Wed, Feb 12, 2014 - Page 19 News List

Tattooed fan shows Brazilians’ love of soccer

AFP, RIO DE JANEIRO

For Brazilian soccer fans like Delneri Martins Viana, the love of the sport goes more than skin deep.

Retired soldier Delneri describes himself as Rio de Janeiro side Botafogo’s “most fanatical” supporter and he certainly looks the part, with his body covered in no less than 83 tattoos depicting the sporting love of his life.

Brazilians live and breathe soccer — men, women, children; everyone has a view on a subject that fascinates everyone.

The passion for the sport is everywhere, as can be seen in the case of the trader who years ago made a solemn promise to wear his club’s colors every day, or the families who rush to have their children registered as club members almost immediately after they are born.

Club often comes before country, although team loyalties will be put aside when Brazil bid to land their fifth FIFA World Cup on home soil in June.

Delneri, 69, said he likes the national team too, but that their games “just don’t have the same emotion” as when he is watching Botafogo.

“I was born botafoguense,” Delneri said.

Born in a small southern town, Delneri never imagined that he would one day live in Rio, the home of his sporting passion.

When he was 23, he joined the Brazilian army and came to the “Marvelous City.” Since then, his allegiance has been black-and-white, the colors of Botafogo, once the team of soccer legend Garrincha.

“There’s nothing else in my wardrobe,” said Delneri, who does all he can to attend all of Botafogo’s games, at home or away.

Once at the stadium, he made his way with purpose up to the terraces clad in black-and-white shorts — of course — and matching flip-flops. There is no need for a shirt, as his tattoos make his loyalties plain.

Many of those gathered come over to greet Delneri and have their photograph taken with “the tattooed one,” who has become something of a local celebrity.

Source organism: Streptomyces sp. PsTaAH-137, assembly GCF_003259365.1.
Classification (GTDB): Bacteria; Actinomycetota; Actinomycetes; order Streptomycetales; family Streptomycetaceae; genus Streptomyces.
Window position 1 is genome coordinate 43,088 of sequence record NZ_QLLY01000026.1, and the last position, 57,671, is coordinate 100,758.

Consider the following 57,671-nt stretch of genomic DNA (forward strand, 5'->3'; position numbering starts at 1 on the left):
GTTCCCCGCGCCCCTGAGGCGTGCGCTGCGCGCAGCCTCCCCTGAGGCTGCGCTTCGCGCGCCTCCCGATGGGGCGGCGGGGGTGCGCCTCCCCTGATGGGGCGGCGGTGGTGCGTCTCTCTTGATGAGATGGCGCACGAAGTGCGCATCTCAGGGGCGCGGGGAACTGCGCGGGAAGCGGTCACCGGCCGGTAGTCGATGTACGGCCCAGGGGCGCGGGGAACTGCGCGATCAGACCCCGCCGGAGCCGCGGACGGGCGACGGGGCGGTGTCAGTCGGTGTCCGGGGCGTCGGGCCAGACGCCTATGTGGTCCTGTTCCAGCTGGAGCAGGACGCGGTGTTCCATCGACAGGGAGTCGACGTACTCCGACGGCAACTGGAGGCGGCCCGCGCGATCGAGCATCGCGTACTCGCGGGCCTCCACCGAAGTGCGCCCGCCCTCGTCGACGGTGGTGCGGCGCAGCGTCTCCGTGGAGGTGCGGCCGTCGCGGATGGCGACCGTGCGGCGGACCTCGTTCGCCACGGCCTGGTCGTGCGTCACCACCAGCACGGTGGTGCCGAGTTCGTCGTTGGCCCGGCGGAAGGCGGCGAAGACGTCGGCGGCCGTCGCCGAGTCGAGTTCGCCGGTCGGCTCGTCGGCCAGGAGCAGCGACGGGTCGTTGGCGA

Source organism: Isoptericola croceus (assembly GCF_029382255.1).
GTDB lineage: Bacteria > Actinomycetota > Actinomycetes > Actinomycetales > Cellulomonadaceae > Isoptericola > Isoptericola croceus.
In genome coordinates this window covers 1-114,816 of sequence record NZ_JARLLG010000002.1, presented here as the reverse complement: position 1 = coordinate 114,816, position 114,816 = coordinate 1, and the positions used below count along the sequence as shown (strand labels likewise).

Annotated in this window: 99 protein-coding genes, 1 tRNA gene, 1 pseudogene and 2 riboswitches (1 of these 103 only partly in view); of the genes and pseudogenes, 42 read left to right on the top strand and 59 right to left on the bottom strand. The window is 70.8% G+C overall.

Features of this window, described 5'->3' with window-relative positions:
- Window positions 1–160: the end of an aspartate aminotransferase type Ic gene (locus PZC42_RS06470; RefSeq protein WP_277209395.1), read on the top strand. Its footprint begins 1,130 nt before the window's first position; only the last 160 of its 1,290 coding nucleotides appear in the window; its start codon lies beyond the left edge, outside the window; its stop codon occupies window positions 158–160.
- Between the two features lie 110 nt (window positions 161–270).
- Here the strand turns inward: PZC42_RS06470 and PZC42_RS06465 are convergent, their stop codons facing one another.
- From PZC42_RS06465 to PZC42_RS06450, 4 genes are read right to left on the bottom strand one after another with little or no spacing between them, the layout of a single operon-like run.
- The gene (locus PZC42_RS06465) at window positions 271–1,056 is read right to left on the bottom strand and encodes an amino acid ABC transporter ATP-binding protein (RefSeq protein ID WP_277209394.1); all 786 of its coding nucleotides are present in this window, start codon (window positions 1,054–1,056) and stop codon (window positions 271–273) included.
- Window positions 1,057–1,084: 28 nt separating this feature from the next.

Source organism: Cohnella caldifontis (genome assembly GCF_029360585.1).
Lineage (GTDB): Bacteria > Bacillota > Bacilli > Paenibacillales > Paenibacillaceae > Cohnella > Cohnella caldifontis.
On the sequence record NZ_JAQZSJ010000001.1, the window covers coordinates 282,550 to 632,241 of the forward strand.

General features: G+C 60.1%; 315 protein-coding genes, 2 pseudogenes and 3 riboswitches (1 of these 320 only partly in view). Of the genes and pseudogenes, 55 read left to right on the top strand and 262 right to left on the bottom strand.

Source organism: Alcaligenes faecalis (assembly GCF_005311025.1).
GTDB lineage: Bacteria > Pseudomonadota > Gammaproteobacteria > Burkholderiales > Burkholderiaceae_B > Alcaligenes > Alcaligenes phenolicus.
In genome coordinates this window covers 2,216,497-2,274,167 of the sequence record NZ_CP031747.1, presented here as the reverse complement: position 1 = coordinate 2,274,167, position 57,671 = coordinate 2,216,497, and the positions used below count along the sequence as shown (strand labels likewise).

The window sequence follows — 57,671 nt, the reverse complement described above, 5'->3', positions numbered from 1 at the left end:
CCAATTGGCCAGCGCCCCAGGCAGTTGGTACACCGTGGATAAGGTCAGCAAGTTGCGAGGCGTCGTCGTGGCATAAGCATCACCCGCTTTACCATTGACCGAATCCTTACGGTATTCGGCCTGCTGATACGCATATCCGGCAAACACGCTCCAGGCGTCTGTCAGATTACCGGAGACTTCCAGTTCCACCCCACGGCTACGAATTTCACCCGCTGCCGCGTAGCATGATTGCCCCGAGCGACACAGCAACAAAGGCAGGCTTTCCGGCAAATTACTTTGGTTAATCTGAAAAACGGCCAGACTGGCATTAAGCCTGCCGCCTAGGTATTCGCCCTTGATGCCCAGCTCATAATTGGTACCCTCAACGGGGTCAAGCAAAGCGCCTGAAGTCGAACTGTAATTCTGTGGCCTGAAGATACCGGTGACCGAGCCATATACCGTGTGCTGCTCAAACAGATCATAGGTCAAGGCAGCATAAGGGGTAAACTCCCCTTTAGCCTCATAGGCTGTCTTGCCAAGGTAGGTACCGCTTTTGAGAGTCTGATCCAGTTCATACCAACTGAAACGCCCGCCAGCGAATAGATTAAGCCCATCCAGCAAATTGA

Delneri’s dedication does not stop at the ink either; he also paints fingers and toes black with the club’s white star logo on top.

“Getting a tattoo done is painful, but if you do it because you want to then it’s a pleasure,” he said, adding he may have more done to cover his few remaining bits of bare skin.

Brazilians refer to such fanatics as “torcedor doente” (a sick fan), a claim to which Delneri retorts: “The ones who don’t support Botafogo are the sick ones.”

Delneri had his first tattoo done 14 years ago and dedicated it to Garrincha. Since then, he has become a walking advert for the club, his works of body art ranging from badges to mottos and anthems.

He even has one in honor of Biriba, a dog belonging to a former club chairman who would take the animal to games in the belief he brought the team luck.

Botafoguense are superstitious and Delneri’s daughter, Glaucia, is no exception — she will not take her place in the stands unless she is wearing an official team jersey.

Glaucia, 44, and younger sibling, Marcela, 38, each have their own tattoos — albeit “only” 10 — and both accompany their father to matches whenever they can.

“I went to the [Estadio do] Maracana from the age of six. I learned to love the club as my father does and now it’s my passion,” said Glaucia, whose Botafogo page on Facebook has 2,800 followers.

Brazilian women tend to take their soccer very seriously and more than hold their own when idebating performances and tactics.

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